These connectors, manufactured by a company called Amphenol, sometimes experienced problems with regulating the temperature of the panels. This, in turn, could lead to the panels overheating.
According to Tesla, only a “small number” of these connectors caused any problems, and Project Titan was created to either repair or replace the faulty connectors as quickly as possible.
Many of the lawsuits against Tesla, including the one by Walmart, cite maintenance issues as a potential cause of fire.
For example, one of the homeowners discussed above claimed that her panels were supposed to be inspected twice a year, but that Tesla wasn’t doing that. Walmart claimed that the workers Tesla sent to inspect the panels didn’t know what they were doing, and that the company simply didn’t inspect everything they claimed to be inspecting.
Is There Any Way to Prevent Tesla Roof Fires?
As you might expect, there isn’t much you can do about preventing faulty panels from being installed, and there’s perhaps little more you can do to make sure the panels are maintained properly. But if you’re still hoping to get Tesla panels on your home, take heart. There are a few things you can do to help lower the risk of your panels causing a fire emergency.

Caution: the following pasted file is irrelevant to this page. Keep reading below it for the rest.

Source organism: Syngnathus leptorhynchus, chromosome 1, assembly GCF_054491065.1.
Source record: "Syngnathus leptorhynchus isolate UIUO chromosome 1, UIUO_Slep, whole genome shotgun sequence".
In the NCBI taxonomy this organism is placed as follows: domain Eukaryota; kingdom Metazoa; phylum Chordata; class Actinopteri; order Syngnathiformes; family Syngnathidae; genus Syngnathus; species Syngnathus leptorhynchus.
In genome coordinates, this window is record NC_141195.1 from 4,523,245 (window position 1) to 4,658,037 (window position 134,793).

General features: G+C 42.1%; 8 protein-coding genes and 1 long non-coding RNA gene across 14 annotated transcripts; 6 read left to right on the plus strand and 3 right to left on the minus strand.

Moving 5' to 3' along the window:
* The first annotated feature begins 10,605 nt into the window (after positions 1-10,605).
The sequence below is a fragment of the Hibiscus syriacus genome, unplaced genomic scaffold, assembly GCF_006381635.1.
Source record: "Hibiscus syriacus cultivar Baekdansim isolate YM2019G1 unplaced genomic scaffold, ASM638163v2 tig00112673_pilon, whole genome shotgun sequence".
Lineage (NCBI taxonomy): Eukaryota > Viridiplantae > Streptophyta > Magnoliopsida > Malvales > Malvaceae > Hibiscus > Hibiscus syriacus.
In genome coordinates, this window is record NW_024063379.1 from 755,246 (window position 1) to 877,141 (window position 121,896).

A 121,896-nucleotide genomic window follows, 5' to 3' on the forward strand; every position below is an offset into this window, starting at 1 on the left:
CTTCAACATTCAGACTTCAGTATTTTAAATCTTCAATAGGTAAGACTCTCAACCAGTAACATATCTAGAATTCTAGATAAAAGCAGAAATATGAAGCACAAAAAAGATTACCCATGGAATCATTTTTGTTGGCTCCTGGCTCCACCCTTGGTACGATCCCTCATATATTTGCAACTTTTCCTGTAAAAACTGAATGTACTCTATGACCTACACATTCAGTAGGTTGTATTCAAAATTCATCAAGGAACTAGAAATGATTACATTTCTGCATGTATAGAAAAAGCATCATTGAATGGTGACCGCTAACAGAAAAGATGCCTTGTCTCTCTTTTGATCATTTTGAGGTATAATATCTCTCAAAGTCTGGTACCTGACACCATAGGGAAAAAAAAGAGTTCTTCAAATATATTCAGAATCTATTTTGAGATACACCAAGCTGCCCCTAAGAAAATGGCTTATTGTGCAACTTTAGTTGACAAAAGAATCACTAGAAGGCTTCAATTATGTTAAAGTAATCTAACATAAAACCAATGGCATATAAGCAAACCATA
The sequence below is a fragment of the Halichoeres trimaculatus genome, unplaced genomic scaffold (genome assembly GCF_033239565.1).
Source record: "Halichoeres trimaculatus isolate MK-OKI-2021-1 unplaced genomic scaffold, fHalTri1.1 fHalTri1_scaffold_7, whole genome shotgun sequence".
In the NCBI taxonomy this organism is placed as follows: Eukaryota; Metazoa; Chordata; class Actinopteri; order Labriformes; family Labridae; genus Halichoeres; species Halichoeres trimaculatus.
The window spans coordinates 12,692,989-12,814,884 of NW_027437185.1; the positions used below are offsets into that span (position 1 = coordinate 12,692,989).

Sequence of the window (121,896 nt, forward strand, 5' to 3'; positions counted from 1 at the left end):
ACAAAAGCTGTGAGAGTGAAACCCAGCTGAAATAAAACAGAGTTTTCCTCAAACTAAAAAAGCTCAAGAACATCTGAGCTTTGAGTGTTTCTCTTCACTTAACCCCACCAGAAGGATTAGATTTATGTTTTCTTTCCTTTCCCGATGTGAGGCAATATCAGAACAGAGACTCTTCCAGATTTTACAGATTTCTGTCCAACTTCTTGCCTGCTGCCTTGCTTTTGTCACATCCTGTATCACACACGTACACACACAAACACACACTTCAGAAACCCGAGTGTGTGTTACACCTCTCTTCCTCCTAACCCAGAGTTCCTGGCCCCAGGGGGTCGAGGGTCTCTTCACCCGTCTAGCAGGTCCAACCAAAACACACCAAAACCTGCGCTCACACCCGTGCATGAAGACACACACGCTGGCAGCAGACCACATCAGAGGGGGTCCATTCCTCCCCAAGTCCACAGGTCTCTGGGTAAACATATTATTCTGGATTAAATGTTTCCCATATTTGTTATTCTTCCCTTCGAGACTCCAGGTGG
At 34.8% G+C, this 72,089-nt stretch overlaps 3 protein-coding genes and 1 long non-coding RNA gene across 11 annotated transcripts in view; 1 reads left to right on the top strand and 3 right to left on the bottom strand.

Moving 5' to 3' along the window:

Do Your Research
Reading this article, and others like it, is a good start. Learn all you can about the various components of a Tesla solar panel system and how they work. Find out more about the Titan Project to ensure your solar panels don’t come with faulty connectors.
Understand the issues that other consumers have faced so you won’t be caught off guard if the same problems arise with your panels.
The more you understand about Tesla’s solar panels, the more likely you’ll be to ask the pertinent questions. Don’t be afraid to ask customer service or installation professionals about the Titan Project or their maintenance standards. Let them know you’re aware of the possibility of solar panel fires and what causes them.
Know What You’re Getting Into